Skip to main content

Courts Order Seizure of PS3 Hacker's Computers

Sony has been granted a temporary restraining order against the PS3 hacker which will prevent him from publishing any more information about his hack online. As a part of the agreement, 21-year-old George Hotz must also hand over all of his computers and hard drives.

The Register cites U.S. District Judge Susan Illston of San Francisco who said Sony supplied substantial evidence showing the hack constituted a DMCA violation. Judge Illston also said that Sony was likely to “suffer irreparable harm” if the hacking continued.

The ruling comes as a disappointment to those who support Hotz, especially considering initial skepticism that the case could even be pursued in a California court because Hotz himself is from New Jersey.

  • kristoffe
    sony is shooting themself in the foot on this one. the hardware is too exotic and not selling well compared to the xb360, and they need to allow this geekdom to continue. no linux, now this. really? really bad pr.
    Reply
  • hahahaha 21 years old he bearly out of school
    Reply
  • dogman_1234
    Was he doing something legitimately illegal? I don't think Sony would go after the hack unless thee were things to harm Sony, and I don't think 'hacking' the unit constitutes as illegal. It seems he wanted to modify the unit for some other use. Let him be. If he screws up thousands of units....more money to Sony.
    Reply
  • TeKEffect
    wasnt it another group that caimed to figure out the key or whatever so they could sign their own software. What happened with that
    Reply
  • Let me give you guys an example. If you purchase a car, you can do whatever you wish to do with it. But guess what, the car has to pass emissions and inspections, meaning it can't be too low, or the lights can't be too bright, tint can't be too dark, exhaust can't be this or that or its too loud. Tires must have a specific line of wear, etc. You kids might think it's okay to do what you wish, and for the most part i agree, but "America" won't allow this too happen as free of a country you might believe you live in. It's not what it seems.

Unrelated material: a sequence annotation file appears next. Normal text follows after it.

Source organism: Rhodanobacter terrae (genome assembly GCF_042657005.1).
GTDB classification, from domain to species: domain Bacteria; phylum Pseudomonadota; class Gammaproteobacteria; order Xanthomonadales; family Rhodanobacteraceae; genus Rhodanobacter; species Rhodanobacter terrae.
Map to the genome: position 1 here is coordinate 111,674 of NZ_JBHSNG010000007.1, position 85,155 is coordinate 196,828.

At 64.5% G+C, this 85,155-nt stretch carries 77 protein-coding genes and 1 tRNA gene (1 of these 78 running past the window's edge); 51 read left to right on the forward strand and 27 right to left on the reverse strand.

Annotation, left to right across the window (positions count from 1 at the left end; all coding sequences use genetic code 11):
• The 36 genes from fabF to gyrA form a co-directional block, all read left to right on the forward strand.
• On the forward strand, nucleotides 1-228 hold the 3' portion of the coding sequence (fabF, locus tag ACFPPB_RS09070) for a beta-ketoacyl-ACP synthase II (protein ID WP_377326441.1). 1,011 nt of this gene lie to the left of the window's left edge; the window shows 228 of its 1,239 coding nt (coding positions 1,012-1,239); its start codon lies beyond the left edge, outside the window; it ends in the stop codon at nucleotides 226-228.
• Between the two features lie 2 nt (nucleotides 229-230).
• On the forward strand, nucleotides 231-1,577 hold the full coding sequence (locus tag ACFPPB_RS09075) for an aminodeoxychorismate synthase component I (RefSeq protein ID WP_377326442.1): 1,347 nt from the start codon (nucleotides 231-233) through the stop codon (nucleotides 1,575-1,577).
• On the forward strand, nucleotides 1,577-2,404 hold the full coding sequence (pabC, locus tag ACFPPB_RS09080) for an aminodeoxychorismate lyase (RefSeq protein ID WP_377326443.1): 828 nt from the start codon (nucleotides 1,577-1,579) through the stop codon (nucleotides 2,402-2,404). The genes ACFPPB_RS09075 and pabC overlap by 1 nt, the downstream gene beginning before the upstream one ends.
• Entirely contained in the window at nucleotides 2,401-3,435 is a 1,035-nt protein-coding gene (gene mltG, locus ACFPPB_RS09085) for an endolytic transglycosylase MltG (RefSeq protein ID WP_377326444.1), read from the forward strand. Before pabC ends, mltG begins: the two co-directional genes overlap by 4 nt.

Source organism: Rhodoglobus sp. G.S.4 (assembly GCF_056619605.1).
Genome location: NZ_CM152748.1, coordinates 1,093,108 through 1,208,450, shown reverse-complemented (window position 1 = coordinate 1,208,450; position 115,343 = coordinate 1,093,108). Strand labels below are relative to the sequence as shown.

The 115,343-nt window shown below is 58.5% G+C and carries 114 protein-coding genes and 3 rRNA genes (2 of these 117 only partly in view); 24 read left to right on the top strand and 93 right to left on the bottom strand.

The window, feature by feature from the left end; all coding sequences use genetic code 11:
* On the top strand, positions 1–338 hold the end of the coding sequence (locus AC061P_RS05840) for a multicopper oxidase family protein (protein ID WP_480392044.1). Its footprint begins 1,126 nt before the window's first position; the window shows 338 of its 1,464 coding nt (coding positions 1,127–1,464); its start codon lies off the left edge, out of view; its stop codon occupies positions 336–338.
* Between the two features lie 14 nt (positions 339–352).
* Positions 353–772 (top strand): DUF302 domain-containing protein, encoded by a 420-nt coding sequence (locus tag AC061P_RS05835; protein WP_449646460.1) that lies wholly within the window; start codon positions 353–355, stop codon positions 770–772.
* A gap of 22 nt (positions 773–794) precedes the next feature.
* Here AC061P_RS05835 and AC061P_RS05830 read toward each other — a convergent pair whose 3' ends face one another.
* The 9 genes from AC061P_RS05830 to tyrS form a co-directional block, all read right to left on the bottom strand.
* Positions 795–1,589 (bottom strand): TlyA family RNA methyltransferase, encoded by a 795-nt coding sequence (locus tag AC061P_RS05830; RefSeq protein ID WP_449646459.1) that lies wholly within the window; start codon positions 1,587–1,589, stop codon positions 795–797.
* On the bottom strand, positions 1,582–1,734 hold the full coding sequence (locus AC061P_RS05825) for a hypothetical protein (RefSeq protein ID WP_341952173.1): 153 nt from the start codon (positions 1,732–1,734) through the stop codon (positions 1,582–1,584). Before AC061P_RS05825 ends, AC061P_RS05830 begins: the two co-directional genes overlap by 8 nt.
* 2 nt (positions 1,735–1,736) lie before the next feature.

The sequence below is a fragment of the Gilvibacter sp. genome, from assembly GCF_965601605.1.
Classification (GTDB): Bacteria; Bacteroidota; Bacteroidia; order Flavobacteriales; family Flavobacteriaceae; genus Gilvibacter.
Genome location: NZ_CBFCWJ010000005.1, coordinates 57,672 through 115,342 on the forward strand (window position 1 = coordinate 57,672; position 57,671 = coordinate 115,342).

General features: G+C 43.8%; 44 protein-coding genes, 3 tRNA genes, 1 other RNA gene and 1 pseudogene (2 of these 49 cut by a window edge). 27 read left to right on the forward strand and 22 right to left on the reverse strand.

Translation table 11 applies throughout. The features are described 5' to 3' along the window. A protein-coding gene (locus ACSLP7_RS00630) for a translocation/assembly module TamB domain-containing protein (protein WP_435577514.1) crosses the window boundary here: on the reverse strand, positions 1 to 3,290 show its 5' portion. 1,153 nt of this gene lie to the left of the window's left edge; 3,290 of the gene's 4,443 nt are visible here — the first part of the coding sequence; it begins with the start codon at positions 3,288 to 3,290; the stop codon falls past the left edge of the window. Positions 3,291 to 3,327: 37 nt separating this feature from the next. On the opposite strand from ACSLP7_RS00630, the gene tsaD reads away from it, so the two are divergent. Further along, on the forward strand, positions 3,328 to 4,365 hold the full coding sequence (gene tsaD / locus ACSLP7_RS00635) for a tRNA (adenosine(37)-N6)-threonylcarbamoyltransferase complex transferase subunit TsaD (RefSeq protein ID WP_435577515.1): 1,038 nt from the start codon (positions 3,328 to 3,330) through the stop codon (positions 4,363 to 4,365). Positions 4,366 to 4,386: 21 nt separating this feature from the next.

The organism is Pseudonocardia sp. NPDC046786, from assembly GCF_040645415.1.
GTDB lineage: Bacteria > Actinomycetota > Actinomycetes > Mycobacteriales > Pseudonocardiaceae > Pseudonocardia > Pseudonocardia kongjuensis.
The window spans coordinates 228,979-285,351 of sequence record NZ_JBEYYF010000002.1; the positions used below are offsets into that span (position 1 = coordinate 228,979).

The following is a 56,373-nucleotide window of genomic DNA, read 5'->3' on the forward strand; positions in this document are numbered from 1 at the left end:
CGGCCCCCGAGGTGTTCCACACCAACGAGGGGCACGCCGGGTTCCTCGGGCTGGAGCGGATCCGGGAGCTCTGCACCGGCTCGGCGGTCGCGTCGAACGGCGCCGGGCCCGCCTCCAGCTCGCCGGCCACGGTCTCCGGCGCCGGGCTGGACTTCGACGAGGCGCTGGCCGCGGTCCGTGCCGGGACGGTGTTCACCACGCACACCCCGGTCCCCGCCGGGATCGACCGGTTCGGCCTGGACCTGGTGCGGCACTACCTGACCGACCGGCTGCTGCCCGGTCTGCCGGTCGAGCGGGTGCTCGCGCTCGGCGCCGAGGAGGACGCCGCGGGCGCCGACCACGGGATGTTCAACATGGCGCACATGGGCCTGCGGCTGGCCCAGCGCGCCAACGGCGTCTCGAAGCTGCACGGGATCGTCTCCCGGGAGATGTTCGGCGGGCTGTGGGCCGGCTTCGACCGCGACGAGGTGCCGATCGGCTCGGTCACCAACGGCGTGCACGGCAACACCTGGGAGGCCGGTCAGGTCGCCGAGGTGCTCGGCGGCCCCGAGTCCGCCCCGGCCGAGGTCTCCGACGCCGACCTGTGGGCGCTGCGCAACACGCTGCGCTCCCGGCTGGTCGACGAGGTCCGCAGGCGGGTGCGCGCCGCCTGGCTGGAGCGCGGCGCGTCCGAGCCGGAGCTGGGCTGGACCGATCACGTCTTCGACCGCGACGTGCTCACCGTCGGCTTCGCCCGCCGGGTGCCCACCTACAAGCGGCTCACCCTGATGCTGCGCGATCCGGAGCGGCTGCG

Reply
  • lcbozo
    So, we will need to purchase a license, proof of insurance,and register our computers & game boxes? All this so we can operate game boxes (and PCs) on tax supported home networks, or use our government owned game cartridges. The comparison to a car that is used on tax supported, public represented streets and highways is out of context. This is called "context dropping," and is a form of evasive argument.
    Reply
  • webdev511
    Okay person in New Jearsy, we're going to send some California Highway Patrol officers over there to seize your computers, or you can just send us whatever you have laying around.
    Reply
  • dmk2000
    Dude, you are totally wrong comparing car to PS3. The right analogy would be new toaster to PS3.
    The reason you have to pass car inspection is due to safety reasons. You still can mod your car any way you want as long as you will not take it to the public roads.
    Got it?
    Reply
  • TheWhiteRose000
    Like giving anyone a restraining order has ever stopped a hacker's progress.
    It's human nature to overcome the challenge's we place in front of our self's.
    Reply
  • superjojo
    @ injected_metal
    Those world wide numbers don't include PS3's holiday sales... the PS3 sold 6.5 million last year during the holidays and its sales are this year are out pacing last years. If you put two and two together, the difference will be 2 million units or less. I don't think somebody is a fanboy for posting the facts.
    Reply